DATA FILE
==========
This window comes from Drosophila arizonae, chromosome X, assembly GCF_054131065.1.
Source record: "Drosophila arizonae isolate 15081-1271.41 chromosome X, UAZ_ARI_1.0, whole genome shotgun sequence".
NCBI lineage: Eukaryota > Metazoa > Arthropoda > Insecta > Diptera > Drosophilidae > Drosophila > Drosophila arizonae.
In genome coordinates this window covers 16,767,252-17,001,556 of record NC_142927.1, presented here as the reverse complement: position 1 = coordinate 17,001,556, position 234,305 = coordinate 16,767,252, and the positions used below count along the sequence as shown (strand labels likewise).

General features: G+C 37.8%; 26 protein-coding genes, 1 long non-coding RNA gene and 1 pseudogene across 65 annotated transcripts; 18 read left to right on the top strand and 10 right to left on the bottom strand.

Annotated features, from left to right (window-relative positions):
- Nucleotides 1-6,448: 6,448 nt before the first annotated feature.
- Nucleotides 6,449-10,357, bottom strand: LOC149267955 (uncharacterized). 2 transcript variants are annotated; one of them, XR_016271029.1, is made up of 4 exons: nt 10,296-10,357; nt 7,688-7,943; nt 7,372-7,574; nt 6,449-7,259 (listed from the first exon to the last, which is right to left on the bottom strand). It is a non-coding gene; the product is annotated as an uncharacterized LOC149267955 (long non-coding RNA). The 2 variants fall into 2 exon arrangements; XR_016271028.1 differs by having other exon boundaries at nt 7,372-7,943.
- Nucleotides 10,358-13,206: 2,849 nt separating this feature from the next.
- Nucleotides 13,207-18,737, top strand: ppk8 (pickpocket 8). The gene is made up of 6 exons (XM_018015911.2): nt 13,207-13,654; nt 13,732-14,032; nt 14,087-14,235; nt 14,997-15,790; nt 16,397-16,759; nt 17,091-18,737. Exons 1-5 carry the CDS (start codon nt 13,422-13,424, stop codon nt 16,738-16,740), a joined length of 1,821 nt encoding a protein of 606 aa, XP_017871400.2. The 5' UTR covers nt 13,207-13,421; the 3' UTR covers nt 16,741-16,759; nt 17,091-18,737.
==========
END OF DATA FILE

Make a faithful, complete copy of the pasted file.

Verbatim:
This window comes from Drosophila arizonae, chromosome X, assembly GCF_054131065.1.
Source record: "Drosophila arizonae isolate 15081-1271.41 chromosome X, UAZ_ARI_1.0, whole genome shotgun sequence".
NCBI lineage: Eukaryota > Metazoa > Arthropoda > Insecta > Diptera > Drosophilidae > Drosophila > Drosophila arizonae.
In genome coordinates this window covers 16,767,252-17,001,556 of record NC_142927.1, presented here as the reverse complement: position 1 = coordinate 17,001,556, position 234,305 = coordinate 16,767,252, and the positions used below count along the sequence as shown (strand labels likewise).

General features: G+C 37.8%; 26 protein-coding genes, 1 long non-coding RNA gene and 1 pseudogene across 65 annotated transcripts; 18 read left to right on the top strand and 10 right to left on the bottom strand.

Annotated features, from left to right (window-relative positions):
- Nucleotides 1-6,448: 6,448 nt before the first annotated feature.
- Nucleotides 6,449-10,357, bottom strand: LOC149267955 (uncharacterized). 2 transcript variants are annotated; one of them, XR_016271029.1, is made up of 4 exons: nt 10,296-10,357; nt 7,688-7,943; nt 7,372-7,574; nt 6,449-7,259 (listed from the first exon to the last, which is right to left on the bottom strand). It is a non-coding gene; the product is annotated as an uncharacterized LOC149267955 (long non-coding RNA). The 2 variants fall into 2 exon arrangements; XR_016271028.1 differs by having other exon boundaries at nt 7,372-7,943.
- Nucleotides 10,358-13,206: 2,849 nt separating this feature from the next.
- Nucleotides 13,207-18,737, top strand: ppk8 (pickpocket 8). The gene is made up of 6 exons (XM_018015911.2): nt 13,207-13,654; nt 13,732-14,032; nt 14,087-14,235; nt 14,997-15,790; nt 16,397-16,759; nt 17,091-18,737. Exons 1-5 carry the CDS (start codon nt 13,422-13,424, stop codon nt 16,738-16,740), a joined length of 1,821 nt encoding a protein of 606 aa, XP_017871400.2. The 5' UTR covers nt 13,207-13,421; the 3' UTR covers nt 16,741-16,759; nt 17,091-18,737.